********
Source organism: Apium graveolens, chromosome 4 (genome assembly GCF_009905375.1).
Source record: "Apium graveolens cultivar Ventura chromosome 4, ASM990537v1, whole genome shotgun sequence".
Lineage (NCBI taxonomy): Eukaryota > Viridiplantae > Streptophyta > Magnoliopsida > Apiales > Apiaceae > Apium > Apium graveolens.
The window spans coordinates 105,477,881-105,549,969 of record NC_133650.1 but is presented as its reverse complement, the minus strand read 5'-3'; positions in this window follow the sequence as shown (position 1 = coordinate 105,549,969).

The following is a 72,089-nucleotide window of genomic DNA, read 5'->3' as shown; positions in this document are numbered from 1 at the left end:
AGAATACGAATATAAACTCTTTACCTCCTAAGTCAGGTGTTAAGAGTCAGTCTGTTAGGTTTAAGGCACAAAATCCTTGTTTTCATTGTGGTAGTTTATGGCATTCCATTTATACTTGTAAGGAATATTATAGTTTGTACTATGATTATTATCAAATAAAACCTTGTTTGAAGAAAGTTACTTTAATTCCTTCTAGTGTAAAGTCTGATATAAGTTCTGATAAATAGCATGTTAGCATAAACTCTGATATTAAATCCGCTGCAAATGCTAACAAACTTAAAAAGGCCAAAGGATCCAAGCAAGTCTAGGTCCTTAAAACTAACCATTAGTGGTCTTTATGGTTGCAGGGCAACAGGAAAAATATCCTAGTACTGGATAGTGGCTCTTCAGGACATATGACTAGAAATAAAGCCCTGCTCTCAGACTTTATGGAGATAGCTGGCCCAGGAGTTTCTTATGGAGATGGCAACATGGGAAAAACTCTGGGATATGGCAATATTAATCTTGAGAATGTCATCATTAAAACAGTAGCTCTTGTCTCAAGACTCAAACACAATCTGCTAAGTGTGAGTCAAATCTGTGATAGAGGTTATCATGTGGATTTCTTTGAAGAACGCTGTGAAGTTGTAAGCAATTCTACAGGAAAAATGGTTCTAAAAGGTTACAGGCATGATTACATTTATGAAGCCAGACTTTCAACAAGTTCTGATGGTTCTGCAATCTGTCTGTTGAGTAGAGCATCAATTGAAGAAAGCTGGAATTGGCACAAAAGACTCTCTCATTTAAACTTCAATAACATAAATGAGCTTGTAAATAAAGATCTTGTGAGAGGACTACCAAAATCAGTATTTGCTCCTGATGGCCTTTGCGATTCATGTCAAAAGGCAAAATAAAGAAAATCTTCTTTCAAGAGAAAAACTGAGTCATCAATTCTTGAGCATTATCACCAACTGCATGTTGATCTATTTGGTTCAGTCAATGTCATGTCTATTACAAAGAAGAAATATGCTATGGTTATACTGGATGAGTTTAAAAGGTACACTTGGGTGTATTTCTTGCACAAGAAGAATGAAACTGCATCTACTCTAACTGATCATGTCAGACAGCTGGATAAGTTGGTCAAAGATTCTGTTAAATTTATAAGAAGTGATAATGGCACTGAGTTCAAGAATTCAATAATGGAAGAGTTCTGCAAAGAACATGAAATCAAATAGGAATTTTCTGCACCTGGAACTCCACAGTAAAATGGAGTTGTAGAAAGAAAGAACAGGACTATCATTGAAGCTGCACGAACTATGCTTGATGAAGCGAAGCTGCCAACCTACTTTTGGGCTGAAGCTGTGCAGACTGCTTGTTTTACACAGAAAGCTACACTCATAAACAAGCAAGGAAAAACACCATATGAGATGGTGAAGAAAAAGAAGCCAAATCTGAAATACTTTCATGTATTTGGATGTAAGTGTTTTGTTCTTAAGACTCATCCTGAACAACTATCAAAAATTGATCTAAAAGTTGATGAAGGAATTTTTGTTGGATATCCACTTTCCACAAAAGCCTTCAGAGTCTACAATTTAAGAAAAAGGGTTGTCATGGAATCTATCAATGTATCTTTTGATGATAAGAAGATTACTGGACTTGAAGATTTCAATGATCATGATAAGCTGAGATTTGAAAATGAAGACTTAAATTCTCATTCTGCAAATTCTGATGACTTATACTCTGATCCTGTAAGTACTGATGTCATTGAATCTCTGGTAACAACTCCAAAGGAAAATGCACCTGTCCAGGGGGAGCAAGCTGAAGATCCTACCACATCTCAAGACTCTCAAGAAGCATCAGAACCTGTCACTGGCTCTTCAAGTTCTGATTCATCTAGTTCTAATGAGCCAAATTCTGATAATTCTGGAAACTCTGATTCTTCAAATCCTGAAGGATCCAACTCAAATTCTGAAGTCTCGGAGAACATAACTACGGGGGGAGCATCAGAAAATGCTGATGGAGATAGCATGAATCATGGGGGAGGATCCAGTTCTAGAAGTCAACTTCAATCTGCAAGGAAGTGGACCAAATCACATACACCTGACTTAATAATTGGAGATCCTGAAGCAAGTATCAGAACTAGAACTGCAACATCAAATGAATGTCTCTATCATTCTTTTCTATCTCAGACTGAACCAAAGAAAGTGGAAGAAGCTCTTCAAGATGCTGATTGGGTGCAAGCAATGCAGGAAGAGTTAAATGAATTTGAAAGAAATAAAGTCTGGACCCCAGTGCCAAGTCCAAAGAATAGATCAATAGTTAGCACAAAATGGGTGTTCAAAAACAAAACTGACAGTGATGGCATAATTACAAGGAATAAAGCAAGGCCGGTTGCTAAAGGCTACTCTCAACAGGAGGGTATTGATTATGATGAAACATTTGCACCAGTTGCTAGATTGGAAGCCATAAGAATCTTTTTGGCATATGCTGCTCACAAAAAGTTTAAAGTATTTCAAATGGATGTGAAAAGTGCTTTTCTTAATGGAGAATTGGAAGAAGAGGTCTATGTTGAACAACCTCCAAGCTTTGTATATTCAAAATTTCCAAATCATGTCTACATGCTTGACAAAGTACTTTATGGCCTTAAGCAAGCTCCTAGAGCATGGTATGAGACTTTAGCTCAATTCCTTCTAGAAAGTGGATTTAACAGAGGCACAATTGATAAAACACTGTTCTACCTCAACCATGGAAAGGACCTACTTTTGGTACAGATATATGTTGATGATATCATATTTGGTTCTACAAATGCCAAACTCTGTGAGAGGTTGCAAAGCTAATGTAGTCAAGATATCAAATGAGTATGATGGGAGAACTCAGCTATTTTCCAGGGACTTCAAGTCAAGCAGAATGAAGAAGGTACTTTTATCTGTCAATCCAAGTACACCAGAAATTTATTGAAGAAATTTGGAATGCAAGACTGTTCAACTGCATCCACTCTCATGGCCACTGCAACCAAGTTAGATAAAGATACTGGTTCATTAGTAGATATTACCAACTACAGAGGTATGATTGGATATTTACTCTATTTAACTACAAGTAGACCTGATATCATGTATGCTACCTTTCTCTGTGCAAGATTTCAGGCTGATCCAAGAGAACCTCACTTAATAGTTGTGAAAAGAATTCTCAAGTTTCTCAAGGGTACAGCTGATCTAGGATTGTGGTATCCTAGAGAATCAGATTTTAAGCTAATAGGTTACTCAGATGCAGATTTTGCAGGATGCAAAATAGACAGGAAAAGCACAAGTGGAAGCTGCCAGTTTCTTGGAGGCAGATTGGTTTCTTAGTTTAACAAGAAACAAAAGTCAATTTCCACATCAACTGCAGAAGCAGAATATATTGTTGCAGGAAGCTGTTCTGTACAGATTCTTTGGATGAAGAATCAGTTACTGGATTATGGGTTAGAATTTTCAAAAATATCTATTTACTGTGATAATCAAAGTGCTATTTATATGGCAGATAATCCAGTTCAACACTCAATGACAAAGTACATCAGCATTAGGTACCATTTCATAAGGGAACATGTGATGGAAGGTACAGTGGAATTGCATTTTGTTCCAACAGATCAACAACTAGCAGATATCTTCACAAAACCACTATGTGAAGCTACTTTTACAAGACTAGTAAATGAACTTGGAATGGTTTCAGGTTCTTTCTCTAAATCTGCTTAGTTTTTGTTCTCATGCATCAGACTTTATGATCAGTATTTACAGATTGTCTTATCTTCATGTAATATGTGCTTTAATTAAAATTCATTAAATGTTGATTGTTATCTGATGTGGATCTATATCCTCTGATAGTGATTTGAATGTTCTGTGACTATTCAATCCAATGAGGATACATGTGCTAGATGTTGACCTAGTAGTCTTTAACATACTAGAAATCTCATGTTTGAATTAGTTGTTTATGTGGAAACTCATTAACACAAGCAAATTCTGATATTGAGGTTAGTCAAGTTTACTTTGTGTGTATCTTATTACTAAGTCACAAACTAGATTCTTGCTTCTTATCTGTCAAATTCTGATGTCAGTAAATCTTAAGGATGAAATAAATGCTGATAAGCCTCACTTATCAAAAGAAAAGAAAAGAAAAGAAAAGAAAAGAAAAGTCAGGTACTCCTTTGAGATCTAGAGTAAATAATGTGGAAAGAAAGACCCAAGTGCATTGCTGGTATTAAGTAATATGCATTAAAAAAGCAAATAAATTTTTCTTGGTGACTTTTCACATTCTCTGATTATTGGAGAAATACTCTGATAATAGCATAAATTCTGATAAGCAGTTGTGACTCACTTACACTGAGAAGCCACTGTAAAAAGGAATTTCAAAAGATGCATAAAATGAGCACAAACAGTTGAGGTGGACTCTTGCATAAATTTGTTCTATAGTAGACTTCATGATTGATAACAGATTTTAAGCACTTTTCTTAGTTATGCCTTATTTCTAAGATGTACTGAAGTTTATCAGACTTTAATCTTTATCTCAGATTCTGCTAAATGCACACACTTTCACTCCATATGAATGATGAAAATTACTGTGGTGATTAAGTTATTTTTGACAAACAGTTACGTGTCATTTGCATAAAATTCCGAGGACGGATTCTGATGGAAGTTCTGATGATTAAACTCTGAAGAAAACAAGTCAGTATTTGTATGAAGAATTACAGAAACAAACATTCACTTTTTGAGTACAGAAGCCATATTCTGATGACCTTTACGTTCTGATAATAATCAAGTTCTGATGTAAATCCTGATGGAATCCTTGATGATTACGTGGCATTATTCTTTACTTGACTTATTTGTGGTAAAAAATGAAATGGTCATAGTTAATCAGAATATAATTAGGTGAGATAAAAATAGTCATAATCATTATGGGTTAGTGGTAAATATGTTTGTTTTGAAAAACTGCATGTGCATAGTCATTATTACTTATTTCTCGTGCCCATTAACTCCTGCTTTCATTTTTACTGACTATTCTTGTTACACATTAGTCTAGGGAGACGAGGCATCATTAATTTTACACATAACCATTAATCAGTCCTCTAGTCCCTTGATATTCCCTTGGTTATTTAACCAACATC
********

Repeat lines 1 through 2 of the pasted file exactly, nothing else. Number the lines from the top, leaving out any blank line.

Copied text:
Source organism: Apium graveolens, chromosome 4 (genome assembly GCF_009905375.1).
Source record: "Apium graveolens cultivar Ventura chromosome 4, ASM990537v1, whole genome shotgun sequence".